Rehab Centers: Enhanced Recovery for Colorectal Surgery: Practical Hints, Results and Future Challenges.

Enhanced recovery for colorectal surgery: Practical hints, results and future challenges.

Filed under: Rehab Centers

World J Gastrointest Surg. 2012 Aug 27; 4(8): 190-8
Gravante G, Elmussareh M

Enhanced recovery after surgery (ERAS) protocols are now achieving worldwide diffusion in both university and district hospitals with special interest in colorectal surgery. The optimization of the patient’s preoperative clinical conditions, the careful intraoperative administration of fluids and drugs and the postoperative encouragement to resume the normal physiological functions as early as possible has produced results in a large amounts of studies. These approaches successfully challenged long-standing and well-established perioperative managements and finally achieved the status of gold standard treatments for the perioperative management of uncomplicated colorectal surgery. Even more important, it seems that the clinical improvement of the patient’s clinical management through ERAS protocols is now reaching his best outcomes (length of stay of 4-6 d after the operation) and therefore any further measures add little to the results already established (i.e., the adjunct of laparoscopic surgery to ERAS). Still dedicated meetings and courses around the world are exploring new aspects including the improvement the preoperative nutrition status to provide the energy necessary to face the surgical stress, the preoperative individuation of special requirements that could be properly addressed before the date of surgery and therefore would reduce the number of unnecessary days spent in hospital once fully recovered (i.e., rehabilitation, social discharges), and finally the development of an important web of out-of-hours direct access in order to individuate alarm symptoms in those patients at risk of complications that could prompt an early readmission.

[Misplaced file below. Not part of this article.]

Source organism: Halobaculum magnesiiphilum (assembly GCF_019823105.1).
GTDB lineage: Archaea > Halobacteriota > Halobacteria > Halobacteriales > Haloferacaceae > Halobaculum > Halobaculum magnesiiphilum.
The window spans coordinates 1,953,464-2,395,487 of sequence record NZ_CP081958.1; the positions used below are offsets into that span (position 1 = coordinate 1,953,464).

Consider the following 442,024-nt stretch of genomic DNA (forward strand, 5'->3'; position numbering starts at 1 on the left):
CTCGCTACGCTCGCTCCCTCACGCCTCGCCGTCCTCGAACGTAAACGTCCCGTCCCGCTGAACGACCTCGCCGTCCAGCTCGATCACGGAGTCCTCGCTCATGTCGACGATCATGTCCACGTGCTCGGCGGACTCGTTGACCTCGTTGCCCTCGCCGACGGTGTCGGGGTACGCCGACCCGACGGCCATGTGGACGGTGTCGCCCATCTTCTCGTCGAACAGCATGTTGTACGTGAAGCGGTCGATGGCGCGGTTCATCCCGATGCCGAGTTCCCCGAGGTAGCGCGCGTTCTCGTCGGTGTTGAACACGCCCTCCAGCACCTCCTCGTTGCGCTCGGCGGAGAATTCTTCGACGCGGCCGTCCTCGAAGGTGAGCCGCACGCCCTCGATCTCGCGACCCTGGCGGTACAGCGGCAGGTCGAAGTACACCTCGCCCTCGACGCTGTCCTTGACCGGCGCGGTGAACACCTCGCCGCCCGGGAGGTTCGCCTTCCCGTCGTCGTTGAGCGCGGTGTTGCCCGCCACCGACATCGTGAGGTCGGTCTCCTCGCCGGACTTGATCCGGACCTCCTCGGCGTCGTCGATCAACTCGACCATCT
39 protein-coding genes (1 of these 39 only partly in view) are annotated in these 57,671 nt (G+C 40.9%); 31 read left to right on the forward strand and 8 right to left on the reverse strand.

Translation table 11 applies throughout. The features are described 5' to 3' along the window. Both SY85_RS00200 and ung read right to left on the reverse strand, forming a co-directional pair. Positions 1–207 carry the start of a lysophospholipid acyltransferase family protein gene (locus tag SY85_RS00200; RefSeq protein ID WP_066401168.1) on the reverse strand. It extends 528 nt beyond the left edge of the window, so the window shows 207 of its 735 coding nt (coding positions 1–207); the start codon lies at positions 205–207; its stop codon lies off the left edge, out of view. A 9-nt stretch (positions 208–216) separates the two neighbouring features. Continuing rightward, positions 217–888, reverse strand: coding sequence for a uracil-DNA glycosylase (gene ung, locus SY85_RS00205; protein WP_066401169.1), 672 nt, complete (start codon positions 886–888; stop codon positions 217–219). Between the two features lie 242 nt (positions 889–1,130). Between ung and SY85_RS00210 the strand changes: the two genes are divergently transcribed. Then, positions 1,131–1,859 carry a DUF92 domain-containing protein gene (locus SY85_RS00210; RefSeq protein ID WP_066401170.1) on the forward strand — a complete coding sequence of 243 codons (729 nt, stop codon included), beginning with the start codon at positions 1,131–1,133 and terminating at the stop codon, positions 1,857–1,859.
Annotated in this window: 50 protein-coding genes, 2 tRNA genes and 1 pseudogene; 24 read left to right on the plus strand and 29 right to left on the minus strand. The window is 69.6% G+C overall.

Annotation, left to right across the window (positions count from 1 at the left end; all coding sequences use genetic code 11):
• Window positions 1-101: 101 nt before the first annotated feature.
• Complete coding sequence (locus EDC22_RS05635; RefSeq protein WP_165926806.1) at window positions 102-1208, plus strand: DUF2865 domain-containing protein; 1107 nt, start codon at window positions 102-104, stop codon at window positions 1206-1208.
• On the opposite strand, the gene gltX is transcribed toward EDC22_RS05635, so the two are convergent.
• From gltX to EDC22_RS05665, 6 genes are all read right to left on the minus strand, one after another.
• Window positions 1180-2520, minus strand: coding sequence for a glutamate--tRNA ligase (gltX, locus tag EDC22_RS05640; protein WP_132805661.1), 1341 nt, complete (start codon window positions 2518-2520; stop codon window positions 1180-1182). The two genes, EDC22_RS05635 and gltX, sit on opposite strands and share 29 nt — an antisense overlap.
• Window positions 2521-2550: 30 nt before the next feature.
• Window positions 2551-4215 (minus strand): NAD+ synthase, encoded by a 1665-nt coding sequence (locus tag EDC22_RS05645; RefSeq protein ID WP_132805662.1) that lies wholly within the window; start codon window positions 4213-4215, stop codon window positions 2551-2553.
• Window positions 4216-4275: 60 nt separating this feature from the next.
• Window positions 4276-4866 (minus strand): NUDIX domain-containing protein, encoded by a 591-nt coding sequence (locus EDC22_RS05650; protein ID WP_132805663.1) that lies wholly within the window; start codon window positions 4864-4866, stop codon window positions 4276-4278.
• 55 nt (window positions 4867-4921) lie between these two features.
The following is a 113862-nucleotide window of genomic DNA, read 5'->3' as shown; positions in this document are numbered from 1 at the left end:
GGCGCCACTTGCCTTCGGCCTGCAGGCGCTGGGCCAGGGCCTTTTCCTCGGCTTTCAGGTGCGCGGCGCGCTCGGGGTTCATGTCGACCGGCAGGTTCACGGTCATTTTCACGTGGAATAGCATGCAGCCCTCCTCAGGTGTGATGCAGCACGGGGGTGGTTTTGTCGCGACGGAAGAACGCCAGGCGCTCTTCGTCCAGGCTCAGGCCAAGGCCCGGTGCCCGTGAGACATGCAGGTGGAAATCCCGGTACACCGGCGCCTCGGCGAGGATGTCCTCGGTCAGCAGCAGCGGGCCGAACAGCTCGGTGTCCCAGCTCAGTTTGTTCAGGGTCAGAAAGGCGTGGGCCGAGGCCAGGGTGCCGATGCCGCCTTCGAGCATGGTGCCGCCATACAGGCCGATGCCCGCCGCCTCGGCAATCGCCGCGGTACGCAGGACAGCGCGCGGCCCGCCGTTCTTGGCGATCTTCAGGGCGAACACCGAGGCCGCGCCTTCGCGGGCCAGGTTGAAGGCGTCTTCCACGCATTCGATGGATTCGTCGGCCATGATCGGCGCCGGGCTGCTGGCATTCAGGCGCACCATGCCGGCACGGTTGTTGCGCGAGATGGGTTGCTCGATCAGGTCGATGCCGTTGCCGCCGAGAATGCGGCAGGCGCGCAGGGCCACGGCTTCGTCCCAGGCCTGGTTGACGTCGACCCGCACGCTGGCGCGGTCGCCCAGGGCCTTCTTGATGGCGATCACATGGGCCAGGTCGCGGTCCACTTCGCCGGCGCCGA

HubMed – rehab


Learning Kinematic Constraints in Laparoscopic Surgery.

Filed under: Rehab Centers

IEEE Trans Haptics. 2012 10; 5(4): 356-364
Huang FC, Mussa-Ivaldi FA, Pugh CM, Patton JL

To better understand how kinematic variables impact learning in surgical training, we devised an interactive environment for simulated laparoscopic maneuvers, using either 1) mechanical constraints typical of a surgical “box-trainer” or 2) virtual constraints in which free hand movements control virtual tool motion. During training, the virtual tool responded to the absolute position in space (Position-Based) or the orientation (Orientation-Based) of a hand-held sensor. Volunteers were further assigned to different sequences of target distances (Near-Far-Near or Far-Near-Far). Training with the Orientation-Based constraint enabled much lower path error and shorter movement times during training, which suggests that tool motion that simply mirrors joint motion is easier to learn. When evaluated in physically constrained (physical box-trainer) conditions, each group exhibited improved performance from training. However, Position-Based training enabled greater reductions in movement error relative to Orientation-Based (mean difference: 14.0 percent; CI: 0.7, 28.6). Furthermore, the Near-Far-Near schedule allowed a greater decrease in task time relative to the Far-Near-Far sequence (mean -13:5 percent, CI: -19:5, -7:5). Training that focused on shallow tool insertion (near targets) might promote more efficient movement strategies by emphasizing the curvature of tool motion. In addition, our findings suggest that an understanding of absolute tool position is critical to coping with mechanical interactions between the tool and trocar.
HubMed – rehab


Prosthetic rehabilitation of edentulous patient with limited oral access: A clinical report.

Filed under: Rehab Centers

Contemp Clin Dent. 2012 Jul; 3(3): 349-51
Kumar S, Arora A, Yadav R

Microstomia may result from surgical treatment of orofacial neoplasms, cleft lips, maxillofacial trauma, burns, radiotherapy or scleroderma. A maximal oral opening that is smaller than the size of a complete denture can make prosthetic treatment challenging. This clinical report presents the prosthodontic management of a total edentulous patient with microstomia. Sectional mandibular and maxillary trays and foldable mandibular and maxillary denture were fabricated for the total edentulous patient.
HubMed – rehab


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